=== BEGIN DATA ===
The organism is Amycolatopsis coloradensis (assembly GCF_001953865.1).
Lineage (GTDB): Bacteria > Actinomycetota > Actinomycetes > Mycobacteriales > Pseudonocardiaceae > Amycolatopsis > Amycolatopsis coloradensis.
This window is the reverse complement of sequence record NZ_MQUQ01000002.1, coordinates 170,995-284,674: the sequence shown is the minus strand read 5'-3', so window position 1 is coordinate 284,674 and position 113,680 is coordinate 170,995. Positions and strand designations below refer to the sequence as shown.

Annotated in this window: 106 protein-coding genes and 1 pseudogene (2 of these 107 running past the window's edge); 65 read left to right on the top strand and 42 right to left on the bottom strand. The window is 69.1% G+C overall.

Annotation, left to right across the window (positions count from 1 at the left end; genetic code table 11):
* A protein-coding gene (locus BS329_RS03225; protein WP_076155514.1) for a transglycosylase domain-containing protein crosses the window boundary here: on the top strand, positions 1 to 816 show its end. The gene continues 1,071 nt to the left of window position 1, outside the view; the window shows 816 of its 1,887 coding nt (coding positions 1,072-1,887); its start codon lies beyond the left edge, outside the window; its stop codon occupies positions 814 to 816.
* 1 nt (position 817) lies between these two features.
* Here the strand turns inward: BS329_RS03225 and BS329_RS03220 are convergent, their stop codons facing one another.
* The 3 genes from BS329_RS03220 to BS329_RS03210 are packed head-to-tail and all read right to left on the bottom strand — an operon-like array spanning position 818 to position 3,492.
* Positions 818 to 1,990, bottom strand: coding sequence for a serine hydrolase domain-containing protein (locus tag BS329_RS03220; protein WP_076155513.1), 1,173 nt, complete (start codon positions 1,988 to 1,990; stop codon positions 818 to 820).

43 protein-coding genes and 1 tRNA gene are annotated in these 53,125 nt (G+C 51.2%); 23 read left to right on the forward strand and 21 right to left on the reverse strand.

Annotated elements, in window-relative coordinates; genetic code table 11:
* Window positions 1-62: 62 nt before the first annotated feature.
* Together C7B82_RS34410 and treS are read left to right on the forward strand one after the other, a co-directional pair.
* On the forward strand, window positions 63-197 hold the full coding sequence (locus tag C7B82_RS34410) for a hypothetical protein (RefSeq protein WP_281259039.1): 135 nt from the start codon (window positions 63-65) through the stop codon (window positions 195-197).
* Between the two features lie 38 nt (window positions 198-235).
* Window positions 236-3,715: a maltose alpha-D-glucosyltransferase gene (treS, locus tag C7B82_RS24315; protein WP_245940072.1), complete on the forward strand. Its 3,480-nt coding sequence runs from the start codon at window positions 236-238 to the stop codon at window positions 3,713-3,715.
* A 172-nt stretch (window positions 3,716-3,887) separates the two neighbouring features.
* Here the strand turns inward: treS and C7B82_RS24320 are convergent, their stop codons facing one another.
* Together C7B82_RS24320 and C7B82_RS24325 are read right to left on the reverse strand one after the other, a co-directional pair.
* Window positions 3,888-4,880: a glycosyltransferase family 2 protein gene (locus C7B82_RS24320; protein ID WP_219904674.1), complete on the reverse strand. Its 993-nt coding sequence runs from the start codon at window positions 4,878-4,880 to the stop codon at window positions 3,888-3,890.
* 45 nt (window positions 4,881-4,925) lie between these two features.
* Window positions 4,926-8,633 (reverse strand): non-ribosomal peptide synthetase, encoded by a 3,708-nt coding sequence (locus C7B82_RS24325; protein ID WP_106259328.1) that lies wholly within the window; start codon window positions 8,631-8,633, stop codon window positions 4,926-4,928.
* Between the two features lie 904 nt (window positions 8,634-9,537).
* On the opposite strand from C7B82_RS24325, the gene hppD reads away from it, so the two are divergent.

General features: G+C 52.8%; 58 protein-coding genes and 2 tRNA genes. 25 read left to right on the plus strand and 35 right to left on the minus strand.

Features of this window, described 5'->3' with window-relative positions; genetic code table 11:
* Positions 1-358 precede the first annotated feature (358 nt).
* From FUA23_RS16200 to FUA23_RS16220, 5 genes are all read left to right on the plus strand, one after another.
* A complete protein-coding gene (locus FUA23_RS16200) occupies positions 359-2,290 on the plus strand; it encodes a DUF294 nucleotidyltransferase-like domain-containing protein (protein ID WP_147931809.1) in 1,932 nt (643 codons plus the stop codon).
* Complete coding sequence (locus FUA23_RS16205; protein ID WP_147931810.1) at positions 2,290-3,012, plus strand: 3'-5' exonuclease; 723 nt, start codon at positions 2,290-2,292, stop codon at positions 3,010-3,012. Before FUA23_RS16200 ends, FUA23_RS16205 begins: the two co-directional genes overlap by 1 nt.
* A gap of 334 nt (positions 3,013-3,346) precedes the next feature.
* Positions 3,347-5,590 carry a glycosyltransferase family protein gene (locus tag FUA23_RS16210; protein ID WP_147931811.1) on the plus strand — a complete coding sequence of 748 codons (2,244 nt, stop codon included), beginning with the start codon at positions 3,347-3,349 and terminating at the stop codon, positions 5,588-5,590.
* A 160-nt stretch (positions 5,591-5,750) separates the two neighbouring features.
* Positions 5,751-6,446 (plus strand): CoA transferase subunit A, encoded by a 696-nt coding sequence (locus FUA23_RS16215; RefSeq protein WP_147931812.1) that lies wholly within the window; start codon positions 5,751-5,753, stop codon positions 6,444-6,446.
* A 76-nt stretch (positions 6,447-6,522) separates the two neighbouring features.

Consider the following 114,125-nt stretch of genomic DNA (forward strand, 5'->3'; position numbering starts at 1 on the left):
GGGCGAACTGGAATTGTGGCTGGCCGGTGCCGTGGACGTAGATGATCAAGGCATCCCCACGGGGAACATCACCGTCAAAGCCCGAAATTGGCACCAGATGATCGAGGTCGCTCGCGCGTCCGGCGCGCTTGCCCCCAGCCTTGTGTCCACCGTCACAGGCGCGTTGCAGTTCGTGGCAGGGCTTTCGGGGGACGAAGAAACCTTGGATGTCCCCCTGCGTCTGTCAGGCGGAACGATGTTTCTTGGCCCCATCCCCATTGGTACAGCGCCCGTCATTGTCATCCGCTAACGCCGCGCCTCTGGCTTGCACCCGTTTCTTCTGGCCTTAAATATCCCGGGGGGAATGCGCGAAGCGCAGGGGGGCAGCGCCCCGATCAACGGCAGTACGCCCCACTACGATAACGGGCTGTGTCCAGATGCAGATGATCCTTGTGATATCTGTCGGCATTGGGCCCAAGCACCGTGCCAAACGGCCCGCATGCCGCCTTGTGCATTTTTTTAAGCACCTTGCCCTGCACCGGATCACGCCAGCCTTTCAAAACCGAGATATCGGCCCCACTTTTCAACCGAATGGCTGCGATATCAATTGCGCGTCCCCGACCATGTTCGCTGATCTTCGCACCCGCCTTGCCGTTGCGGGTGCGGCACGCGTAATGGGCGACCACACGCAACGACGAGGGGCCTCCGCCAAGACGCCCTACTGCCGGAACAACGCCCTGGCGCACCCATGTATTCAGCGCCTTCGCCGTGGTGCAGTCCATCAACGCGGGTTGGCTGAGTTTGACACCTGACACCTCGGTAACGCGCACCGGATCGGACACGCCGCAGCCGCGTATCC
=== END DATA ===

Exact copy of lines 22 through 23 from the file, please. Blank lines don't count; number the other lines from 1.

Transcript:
* 45 nt (window positions 4,881-4,925) lie between these two features.
* Window positions 4,926-8,633 (reverse strand): non-ribosomal peptide synthetase, encoded by a 3,708-nt coding sequence (locus C7B82_RS24325; protein ID WP_106259328.1) that lies wholly within the window; start codon window positions 8,631-8,633, stop codon window positions 4,926-4,928.